It is very pleasing that we are garnering growing support from elected representatives across all three tiers of government from right across Australia. This was evident in the participation of numerous MP’s at our Walk 4 Duchenne events and the Sonday Funday event, as well as the more than 30 meetings with State and Federal MP’s over the past few months. Our advocacy campaign continues to gather steam. We have the attention of key decision-makers and influencers and we intend to be even stronger and effective advocates for you.

Please kindly find below speeches delivered by the Hon. Chris Bowen, MP, the Federal Shadow Minister for Health, in the Commonwealth Parliament, and the Hon. Sophie Cotsis MP, NSW Shadow Minister for Better Public Services, in the NSW Parliament, further raising awareness of our worthy cause and enhancing support for Save Our Sons.

We will keep you informed about our Keynote Report and the Duchenne and Becker specific NDIS Forum, as well as updates on our Parliamentary Advocacy Campaign and community events

 

Ms SOPHIE COTSIS (Canterbury) (20:13:34):

What a fantastic day it was last Sunday at Save Our Sons Duchenne Foundation community walk at Gough Whitlam Park in Earlwood. The grey weather did not stop hundreds of people from across Sydney walking almost eight kilometres, and raising awareness and funds to help find a cure for Duchenne Muscular Dystrophy.

It was great to be joined by my colleagues Chris Bowen, MP, Senator Deborah O’Neill, Dr Friedlander, Jihad Dib, MP, and councillors Clare Raffan, Karen Pensabene and John Thain as well as representatives from the United Services Union, secretary Graeme Kelly and president Glen McAtear.

Well done to the organisers and founder of Save Our Sons Elie Eid, general manager Michael Galderisi, the sponsors, amazing MCs Rob and Tahir and all the volunteers. We say to Save Our Sons that we are with you, the community is with you and we will work together in a bipartisan way with all our representatives and all our community to ensure that we find a cure for this insidious disease.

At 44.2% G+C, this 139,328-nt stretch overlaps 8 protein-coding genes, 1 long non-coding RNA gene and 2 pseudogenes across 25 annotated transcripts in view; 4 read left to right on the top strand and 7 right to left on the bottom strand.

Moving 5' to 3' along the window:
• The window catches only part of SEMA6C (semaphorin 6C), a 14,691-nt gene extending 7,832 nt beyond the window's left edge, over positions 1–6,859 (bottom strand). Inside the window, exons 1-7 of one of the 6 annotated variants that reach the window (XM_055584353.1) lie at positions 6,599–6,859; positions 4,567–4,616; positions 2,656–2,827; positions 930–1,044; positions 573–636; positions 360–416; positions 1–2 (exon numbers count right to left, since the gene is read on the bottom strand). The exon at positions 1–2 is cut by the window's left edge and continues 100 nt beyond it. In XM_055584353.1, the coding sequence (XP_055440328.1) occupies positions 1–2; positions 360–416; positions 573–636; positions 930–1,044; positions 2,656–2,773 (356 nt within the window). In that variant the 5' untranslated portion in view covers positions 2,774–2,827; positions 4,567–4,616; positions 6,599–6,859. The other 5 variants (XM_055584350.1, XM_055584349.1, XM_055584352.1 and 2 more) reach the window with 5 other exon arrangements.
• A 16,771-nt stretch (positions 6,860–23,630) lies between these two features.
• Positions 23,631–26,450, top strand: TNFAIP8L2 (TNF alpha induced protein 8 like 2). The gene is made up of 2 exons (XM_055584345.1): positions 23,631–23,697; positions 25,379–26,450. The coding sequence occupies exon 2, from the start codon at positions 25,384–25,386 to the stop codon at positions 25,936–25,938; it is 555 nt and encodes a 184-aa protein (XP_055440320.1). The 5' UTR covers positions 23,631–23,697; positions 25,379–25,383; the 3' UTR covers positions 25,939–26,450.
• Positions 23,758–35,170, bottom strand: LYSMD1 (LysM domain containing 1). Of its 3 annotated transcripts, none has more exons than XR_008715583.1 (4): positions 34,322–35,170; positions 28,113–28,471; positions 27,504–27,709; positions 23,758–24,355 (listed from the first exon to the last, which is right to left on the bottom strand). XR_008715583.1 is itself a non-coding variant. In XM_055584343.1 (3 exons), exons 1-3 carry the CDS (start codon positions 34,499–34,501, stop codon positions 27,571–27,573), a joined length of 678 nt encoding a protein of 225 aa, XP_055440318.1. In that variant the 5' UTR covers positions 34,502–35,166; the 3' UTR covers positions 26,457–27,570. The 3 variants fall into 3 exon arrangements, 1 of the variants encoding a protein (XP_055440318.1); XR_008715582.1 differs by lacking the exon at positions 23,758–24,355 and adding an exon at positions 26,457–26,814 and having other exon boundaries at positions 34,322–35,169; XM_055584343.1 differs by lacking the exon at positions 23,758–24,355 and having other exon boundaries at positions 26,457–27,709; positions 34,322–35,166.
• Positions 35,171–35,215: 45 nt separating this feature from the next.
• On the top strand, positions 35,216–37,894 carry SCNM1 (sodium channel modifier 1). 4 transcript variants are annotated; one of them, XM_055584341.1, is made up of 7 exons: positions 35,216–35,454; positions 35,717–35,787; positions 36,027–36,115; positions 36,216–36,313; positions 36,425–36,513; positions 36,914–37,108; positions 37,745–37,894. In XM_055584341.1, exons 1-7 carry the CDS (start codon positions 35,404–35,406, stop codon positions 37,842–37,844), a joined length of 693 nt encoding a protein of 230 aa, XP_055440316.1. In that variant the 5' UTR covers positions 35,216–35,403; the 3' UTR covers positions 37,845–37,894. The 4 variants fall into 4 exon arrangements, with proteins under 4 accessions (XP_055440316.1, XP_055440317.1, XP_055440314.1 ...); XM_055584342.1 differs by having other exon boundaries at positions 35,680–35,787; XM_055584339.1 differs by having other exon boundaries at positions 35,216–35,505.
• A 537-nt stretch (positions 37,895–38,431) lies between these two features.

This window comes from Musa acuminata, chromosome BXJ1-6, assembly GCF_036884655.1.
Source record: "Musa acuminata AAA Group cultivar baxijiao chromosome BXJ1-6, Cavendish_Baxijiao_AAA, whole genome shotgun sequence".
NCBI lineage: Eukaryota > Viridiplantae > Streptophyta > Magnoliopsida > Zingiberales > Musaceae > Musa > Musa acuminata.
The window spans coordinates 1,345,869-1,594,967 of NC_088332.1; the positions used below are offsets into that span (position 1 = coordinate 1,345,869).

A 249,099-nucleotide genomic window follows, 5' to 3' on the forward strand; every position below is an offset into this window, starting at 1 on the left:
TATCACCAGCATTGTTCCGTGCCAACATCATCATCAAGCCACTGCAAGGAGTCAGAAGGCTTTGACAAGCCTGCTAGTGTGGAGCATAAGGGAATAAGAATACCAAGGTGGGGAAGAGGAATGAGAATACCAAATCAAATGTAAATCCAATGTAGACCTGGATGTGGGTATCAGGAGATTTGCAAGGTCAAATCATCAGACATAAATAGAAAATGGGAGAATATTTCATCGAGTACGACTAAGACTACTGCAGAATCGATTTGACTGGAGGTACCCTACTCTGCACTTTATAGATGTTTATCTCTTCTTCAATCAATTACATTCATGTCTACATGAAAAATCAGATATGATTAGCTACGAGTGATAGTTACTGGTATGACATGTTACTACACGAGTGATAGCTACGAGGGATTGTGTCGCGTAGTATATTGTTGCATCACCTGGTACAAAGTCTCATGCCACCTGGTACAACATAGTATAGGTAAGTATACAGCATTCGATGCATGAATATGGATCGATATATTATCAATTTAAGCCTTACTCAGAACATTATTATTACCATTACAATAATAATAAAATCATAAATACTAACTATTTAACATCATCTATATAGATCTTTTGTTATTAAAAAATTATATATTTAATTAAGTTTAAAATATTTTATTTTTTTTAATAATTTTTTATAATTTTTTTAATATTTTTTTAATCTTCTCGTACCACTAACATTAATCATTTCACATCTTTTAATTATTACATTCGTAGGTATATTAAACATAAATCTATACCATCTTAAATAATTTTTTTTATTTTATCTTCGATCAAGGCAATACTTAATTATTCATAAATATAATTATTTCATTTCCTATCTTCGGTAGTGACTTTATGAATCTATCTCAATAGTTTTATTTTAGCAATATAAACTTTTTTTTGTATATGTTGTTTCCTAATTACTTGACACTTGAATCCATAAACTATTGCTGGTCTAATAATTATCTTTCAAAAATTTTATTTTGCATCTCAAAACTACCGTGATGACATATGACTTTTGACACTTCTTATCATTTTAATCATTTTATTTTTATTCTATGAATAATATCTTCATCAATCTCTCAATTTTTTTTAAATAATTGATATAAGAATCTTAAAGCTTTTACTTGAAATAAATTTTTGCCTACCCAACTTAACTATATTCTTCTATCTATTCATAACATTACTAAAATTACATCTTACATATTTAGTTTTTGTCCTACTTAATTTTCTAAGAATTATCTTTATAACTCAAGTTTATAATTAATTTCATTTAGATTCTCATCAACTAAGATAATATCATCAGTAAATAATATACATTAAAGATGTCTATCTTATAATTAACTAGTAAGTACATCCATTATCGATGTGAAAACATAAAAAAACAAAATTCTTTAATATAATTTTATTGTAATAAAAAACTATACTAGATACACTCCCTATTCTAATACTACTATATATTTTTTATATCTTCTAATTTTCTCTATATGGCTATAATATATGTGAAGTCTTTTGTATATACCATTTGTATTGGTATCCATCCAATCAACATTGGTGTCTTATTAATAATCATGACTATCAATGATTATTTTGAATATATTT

Mr CHRIS BOWEN (McMahon) (10:01):

I want to raise in the parliament today the matter of Duchenne Muscular Dystrophy, a terrible condition which impacts on too many young men. Sunday before last, I attended the New South Wales Community Walk 4 Duchenne with the member for Macarthur, Mike Freelander, Senator Deb O’Neill and a range of state members of parliament including Sophie Cotsis and Jihad Dibb. It was a great day and it was important to raise the profile of muscular dystrophy, Duchenne in particular, and we need to do so in this parliament as well.

Duchenne is a type of severe muscular dystrophy which begins very young in man’s life and can be diagnosed very early but as an increased impact as the young plan develops and grows. Boys with Duchenne muscular dystrophy generally, sadly, are not expected to live past their 20s. They can live into their 30s with the very best medical care but they are not generally expected to live past their 20s. They know about this through their life and they know about it from a very early age. It’s the most common fatal genetic disorder diagnosed in childhood, impacting on approximately one in every 5,000 male births, with about 20,000 new cases each year worldwide.

At the walk I spent time with Ollie; Ollie is a friend of mine. He’s nine years old. He was diagnosed with Duchenne at the age of 10 weeks. He of course is dealing with this condition, and his family is making a big contribution. They’ve started a charity, HopeforOllie. His dad, Tim McPhail, and his mum, Trish McPhail, run the charity, which provides children’s clothing and accessories, and the profits go to the clinical trials undertaken at Westmead Children’s Hospital, which is a very important initiative.

The Community Walk 4 Duchenne, which was led by Elie Eid, who very famously walked to Canberra with his son Emilio to raise the profile of Duchenne, was an important day. I want to, as member for McMahon and shadow minister for health, thank all those involved in the Save Our Sons Duchenne Foundation. The sponsors of the event included Chemist Warehouse, which should be acknowledged as they play a good role, and St John’s Ambulance, who supplied the support and first aid on the day of the event, which should also be acknowledged, as they do across many events.

Duchenne is a terrible condition, one of the many rare conditions facing Australians. But what honourable members might not realise is that there are more than 7,000 rare conditions in Australia which actually, when they add up, impact on millions of Australians. Rare diseases are actually not rare enough because, in and of themselves, they might impact on a very small number of people but when you add them up they impact on many. It’s very difficult for rare conditions to get the attention for research funding. They need more research funding. They have my attention and I hope the attention of the parliament.